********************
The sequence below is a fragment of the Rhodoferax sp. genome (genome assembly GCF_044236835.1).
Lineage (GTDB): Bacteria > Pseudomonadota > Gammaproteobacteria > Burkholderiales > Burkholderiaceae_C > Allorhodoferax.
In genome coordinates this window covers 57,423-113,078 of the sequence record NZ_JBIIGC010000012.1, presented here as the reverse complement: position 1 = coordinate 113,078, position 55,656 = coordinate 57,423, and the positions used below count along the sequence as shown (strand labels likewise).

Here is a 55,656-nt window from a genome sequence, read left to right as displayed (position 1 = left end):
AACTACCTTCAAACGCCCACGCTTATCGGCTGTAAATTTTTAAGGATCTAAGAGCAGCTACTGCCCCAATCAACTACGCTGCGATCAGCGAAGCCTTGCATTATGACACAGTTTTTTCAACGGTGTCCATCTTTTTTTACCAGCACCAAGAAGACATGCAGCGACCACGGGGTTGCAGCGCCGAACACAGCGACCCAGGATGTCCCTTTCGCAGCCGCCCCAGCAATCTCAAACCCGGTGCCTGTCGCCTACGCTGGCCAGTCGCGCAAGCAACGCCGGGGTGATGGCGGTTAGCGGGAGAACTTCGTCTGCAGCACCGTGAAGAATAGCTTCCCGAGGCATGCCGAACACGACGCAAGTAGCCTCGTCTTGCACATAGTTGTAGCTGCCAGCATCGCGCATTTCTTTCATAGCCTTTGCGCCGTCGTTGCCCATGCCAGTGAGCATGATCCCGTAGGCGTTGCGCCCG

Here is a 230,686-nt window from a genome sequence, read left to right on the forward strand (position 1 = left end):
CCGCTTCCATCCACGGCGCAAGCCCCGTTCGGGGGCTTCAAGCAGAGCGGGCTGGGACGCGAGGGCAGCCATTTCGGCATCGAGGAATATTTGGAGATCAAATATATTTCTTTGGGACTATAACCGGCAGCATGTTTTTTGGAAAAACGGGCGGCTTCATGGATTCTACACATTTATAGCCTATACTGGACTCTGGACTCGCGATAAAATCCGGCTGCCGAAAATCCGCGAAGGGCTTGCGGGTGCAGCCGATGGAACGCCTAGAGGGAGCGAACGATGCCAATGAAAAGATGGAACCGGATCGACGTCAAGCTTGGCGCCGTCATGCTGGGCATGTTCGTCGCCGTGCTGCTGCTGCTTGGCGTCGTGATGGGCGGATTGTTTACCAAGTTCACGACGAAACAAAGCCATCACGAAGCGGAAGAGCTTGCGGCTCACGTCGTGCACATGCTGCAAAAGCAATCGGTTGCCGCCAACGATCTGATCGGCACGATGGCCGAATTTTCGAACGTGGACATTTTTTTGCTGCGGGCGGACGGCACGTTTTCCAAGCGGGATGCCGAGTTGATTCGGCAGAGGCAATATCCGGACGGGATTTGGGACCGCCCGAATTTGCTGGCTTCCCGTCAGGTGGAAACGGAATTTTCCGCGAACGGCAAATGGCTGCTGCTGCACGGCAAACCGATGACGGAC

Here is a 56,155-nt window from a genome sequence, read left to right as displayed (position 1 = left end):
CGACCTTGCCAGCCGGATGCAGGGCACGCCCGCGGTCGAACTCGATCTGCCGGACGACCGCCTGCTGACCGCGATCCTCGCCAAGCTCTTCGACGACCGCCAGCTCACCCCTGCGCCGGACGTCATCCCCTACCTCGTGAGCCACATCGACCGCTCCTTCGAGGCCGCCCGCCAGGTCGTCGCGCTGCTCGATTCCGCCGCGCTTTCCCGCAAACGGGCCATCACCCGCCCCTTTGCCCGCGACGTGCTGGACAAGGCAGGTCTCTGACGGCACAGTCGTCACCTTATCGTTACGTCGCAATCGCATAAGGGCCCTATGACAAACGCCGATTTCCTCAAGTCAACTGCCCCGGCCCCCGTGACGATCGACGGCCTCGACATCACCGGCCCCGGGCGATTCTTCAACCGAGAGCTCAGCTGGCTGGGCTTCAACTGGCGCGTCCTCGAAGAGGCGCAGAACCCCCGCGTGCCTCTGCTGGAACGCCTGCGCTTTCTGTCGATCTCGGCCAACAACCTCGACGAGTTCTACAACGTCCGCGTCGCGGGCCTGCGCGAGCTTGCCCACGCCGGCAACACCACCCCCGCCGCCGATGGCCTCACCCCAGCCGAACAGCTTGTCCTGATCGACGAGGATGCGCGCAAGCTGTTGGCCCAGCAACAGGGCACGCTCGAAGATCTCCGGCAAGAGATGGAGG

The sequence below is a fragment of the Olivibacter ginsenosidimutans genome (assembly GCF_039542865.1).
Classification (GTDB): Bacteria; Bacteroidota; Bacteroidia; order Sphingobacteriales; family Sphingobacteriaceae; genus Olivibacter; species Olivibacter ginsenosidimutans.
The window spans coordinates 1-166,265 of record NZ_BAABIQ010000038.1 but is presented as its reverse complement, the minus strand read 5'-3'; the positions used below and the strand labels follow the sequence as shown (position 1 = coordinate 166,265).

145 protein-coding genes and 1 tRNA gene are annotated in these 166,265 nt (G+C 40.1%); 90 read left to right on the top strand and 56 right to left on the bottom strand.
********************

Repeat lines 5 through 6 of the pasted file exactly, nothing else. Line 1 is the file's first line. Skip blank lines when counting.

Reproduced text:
AACTACCTTCAAACGCCCACGCTTATCGGCTGTAAATTTTTAAGGATCTAAGAGCAGCTACTGCCCCAATCAACTACGCTGCGATCAGCGAAGCCTTGCATTATGACACAGTTTTTTCAACGGTGTCCATCTTTTTTTACCAGCACCAAGAAGACATGCAGCGACCACGGGGTTGCAGCGCCGAACACAGCGACCCAGGATGTCCCTTTCGCAGCCGCCCCAGCAATCTCAAACCCGGTGCCTGTCGCCTACGCTGGCCAGTCGCGCAAGCAACGCCGGGGTGATGGCGGTTAGCGGGAGAACTTCGTCTGCAGCACCGTGAAGAATAGCTTCCCGAGGCATGCCGAACACGACGCAAGTAGCCTCGTCTTGCACATAGTTGTAGCTGCCAGCATCGCGCATTTCTTTCATAGCCTTTGCGCCGTCGTTGCCCATGCCAGTGAGCATGATCCCGTAGGCGTTGCGCCCG

Here is a 230,686-nt window from a genome sequence, read left to right on the forward strand (position 1 = left end):